A better-than-expected UK services PMI was not enough to keep the Pound on a bullish trend as the Bank of England (BoE) reiterated its dovish policy outlook.
Markets were not impressed to find that only two members of the Monetary Policy Committee (MPC) had voted in favour of an immediate interest rate hike, with Chief Economist Andy Haldane remaining on the side of the doves for now.
In conjunction with this decision to leave monetary policy unchanged the BoE also revised its growth forecasts lower, now projecting that the UK economy will grow by 1.7% in 2017 and 1.6% in 2018.
Furthermore, the BoE’s minutes noted that:
‘Monetary policy cannot prevent either the necessary real adjustment as the United Kingdom moves towards its new international trading arrangements or the weaker real income growth that is likely to accompany that adjustment over the next few years. Attempting to offset fully the effect of weaker sterling on inflation would be achievable only at the cost of higher unemployment and, in all likelihood, even weaker income growth.’
This suggests that policymakers are unlikely to make any particular shift towards hawkishness in the near future, giving investors little reason to favour the Pound.
The odds of the BoE raising interest rates in the coming months naturally slumped in the wake of the meeting, something which is likely to continue to weigh on GBP exchange rates.
Altogether the outlook for the Pound looks distinctly bearish at this juncture, with a lack of fresh domestic data ahead of the weekend offering no real prospect of support.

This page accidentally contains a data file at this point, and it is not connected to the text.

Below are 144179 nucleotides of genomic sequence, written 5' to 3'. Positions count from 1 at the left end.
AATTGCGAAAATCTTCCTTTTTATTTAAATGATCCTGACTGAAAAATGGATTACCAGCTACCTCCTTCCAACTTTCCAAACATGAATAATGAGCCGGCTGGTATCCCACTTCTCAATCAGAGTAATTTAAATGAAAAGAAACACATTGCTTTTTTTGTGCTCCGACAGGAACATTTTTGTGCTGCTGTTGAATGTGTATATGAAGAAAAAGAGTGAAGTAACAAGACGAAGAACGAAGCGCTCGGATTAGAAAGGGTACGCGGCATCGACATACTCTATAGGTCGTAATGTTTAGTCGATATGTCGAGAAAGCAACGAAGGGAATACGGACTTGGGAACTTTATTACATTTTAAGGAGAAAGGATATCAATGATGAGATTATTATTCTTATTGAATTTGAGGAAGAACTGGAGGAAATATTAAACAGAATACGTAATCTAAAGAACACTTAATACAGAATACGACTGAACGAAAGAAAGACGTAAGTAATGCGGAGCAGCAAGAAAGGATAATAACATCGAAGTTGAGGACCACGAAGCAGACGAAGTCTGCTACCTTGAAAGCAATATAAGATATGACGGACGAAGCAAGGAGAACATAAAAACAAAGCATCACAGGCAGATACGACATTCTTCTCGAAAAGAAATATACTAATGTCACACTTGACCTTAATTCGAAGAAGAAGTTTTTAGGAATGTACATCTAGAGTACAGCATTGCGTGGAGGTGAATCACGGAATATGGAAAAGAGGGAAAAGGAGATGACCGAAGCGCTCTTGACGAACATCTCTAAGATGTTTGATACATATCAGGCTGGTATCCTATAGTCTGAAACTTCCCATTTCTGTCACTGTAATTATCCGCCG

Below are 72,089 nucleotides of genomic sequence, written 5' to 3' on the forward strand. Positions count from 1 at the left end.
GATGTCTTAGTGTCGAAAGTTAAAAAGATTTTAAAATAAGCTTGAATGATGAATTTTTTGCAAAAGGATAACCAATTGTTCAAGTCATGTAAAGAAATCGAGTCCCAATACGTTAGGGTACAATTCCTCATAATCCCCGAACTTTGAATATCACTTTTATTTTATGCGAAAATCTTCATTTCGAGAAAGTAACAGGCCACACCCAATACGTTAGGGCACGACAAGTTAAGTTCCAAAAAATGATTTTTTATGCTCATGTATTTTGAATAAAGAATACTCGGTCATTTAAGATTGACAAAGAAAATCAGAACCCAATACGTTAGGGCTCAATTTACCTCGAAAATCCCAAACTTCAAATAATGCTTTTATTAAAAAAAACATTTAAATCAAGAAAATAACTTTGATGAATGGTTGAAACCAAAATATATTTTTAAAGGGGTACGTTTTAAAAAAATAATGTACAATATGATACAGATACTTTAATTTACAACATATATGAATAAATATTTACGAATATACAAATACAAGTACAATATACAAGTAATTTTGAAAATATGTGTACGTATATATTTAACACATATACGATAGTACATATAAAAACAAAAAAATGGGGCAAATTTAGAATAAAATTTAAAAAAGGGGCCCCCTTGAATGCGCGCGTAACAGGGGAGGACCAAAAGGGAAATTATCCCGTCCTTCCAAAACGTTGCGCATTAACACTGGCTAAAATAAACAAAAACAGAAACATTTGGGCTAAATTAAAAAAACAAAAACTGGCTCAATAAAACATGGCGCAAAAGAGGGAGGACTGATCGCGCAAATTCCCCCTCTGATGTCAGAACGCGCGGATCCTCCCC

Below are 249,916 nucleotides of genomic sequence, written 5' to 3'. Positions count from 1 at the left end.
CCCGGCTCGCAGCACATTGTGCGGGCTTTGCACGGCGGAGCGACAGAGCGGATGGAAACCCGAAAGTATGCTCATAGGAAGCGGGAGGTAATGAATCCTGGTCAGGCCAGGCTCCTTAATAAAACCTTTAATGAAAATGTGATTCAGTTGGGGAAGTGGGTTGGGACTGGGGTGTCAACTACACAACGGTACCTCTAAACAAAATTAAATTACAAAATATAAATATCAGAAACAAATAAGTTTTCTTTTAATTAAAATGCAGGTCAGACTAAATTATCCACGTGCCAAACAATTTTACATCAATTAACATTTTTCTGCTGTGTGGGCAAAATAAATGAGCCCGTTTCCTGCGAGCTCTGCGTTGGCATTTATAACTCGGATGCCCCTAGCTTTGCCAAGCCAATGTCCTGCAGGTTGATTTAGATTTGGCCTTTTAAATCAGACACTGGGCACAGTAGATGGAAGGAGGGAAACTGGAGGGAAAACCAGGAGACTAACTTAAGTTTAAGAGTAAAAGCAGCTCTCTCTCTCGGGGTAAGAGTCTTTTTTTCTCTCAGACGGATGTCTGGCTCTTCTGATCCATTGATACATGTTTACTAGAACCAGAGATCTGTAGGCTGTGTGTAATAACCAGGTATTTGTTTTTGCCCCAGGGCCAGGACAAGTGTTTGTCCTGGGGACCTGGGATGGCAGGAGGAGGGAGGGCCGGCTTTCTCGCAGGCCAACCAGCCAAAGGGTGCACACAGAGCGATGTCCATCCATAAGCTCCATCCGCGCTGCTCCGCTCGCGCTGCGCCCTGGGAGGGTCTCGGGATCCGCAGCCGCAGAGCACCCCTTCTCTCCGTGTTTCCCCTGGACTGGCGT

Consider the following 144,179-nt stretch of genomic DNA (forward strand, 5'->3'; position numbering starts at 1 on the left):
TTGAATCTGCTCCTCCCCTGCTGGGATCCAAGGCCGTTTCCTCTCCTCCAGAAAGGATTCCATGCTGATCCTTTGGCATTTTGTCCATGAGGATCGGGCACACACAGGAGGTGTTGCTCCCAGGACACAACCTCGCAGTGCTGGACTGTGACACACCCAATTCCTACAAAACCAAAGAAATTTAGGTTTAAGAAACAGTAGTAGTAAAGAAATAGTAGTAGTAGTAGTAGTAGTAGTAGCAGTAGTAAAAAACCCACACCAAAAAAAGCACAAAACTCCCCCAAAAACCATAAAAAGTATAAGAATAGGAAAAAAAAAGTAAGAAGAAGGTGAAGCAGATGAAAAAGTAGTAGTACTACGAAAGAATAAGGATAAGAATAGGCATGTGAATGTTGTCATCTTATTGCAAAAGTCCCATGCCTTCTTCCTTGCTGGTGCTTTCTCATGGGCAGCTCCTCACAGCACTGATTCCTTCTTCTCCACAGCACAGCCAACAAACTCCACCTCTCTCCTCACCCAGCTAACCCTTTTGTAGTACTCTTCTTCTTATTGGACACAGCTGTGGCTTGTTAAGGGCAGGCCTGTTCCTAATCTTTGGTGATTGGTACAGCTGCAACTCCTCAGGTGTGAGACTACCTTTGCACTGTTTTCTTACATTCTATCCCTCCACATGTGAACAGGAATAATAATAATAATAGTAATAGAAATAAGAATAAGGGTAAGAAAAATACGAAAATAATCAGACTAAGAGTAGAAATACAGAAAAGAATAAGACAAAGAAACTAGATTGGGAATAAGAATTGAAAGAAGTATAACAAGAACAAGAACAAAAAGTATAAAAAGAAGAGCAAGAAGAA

GBP EUR Unable to Capitalise on Weaker Eurozone PMIs
Confidence in the Euro remained somewhat muted, meanwhile, on the back of the European Central Bank’s (ECB) latest Economic Bulletin.
As the general tone pointed towards a neutral to dovish policy bias this limited the appeal of the single currency, particularly as the finalised raft of Eurozone services and composite PMIs proved disappointing.
However, this was not enough to prevent the Pound Euro exchange rate trending sharply lower.
Friday’s German factor orders, construction PMI and retail PMI results could offer stronger support to the Euro if they indicate that the Eurozone’s powerhouse economy is still in a relatively robust state of health.
US Dollar Trends Higher Ahead of Labour Market Data
As the sense of chaos engulfing the Trump White House seemed to diminish somewhat the mood towards the US Dollar improved, although an underlying sense of nervousness remained.
The Pound US Dollar exchange rate could find a rallying point this afternoon, though, as the ISM non-manufacturing composite index is forecast to have dipped slightly from 57.4 to 56.9 in July.
Even so, anything short of a major downside surprise is unlikely to have a particularly detrimental impact on the ‘Greenback’ at this juncture.
Greater volatility is likely in response to Friday’s labour market data, with investors paying particular attention to the wage growth data as they assess the odds of the Federal Reserve raising interest rates again before the end of the year.
Current GBP EUR USD Interbank Exchange Rates
At the time of writing, the Pound Euro exchange rate was slumped in the region of 1.1101. Meanwhile, the Pound US Dollar exchange rate was trending lower at 1.3158.